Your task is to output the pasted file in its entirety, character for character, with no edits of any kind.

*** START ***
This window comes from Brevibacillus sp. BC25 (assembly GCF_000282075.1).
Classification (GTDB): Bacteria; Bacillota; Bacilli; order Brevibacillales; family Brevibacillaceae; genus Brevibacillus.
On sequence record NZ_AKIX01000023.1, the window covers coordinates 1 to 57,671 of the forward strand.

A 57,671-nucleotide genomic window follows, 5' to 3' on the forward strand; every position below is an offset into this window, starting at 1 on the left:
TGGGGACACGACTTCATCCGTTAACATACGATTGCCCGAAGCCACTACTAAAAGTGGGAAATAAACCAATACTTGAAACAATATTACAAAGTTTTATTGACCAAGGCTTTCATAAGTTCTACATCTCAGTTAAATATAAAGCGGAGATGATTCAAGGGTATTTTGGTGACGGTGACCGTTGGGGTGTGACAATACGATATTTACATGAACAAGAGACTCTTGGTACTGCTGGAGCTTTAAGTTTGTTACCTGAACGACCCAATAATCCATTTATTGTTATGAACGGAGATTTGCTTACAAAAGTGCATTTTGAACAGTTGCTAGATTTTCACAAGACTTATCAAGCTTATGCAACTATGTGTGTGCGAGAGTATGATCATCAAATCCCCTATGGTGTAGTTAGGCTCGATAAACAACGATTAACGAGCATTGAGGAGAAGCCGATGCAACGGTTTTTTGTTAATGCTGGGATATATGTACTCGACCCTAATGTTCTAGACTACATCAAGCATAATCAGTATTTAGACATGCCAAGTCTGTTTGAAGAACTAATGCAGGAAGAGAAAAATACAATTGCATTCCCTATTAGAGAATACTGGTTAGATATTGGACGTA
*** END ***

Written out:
This window comes from Brevibacillus sp. BC25 (assembly GCF_000282075.1).
Classification (GTDB): Bacteria; Bacillota; Bacilli; order Brevibacillales; family Brevibacillaceae; genus Brevibacillus.
On sequence record NZ_AKIX01000023.1, the window covers coordinates 1 to 57,671 of the forward strand.

A 57,671-nucleotide genomic window follows, 5' to 3' on the forward strand; every position below is an offset into this window, starting at 1 on the left:
TGGGGACACGACTTCATCCGTTAACATACGATTGCCCGAAGCCACTACTAAAAGTGGGAAATAAACCAATACTTGAAACAATATTACAAAGTTTTATTGACCAAGGCTTTCATAAGTTCTACATCTCAGTTAAATATAAAGCGGAGATGATTCAAGGGTATTTTGGTGACGGTGACCGTTGGGGTGTGACAATACGATATTTACATGAACAAGAGACTCTTGGTACTGCTGGAGCTTTAAGTTTGTTACCTGAACGACCCAATAATCCATTTATTGTTATGAACGGAGATTTGCTTACAAAAGTGCATTTTGAACAGTTGCTAGATTTTCACAAGACTTATCAAGCTTATGCAACTATGTGTGTGCGAGAGTATGATCATCAAATCCCCTATGGTGTAGTTAGGCTCGATAAACAACGATTAACGAGCATTGAGGAGAAGCCGATGCAACGGTTTTTTGTTAATGCTGGGATATATGTACTCGACCCTAATGTTCTAGACTACATCAAGCATAATCAGTATTTAGACATGCCAAGTCTGTTTGAAGAACTAATGCAGGAAGAGAAAAATACAATTGCATTCCCTATTAGAGAATACTGGTTAGATATTGGACGTA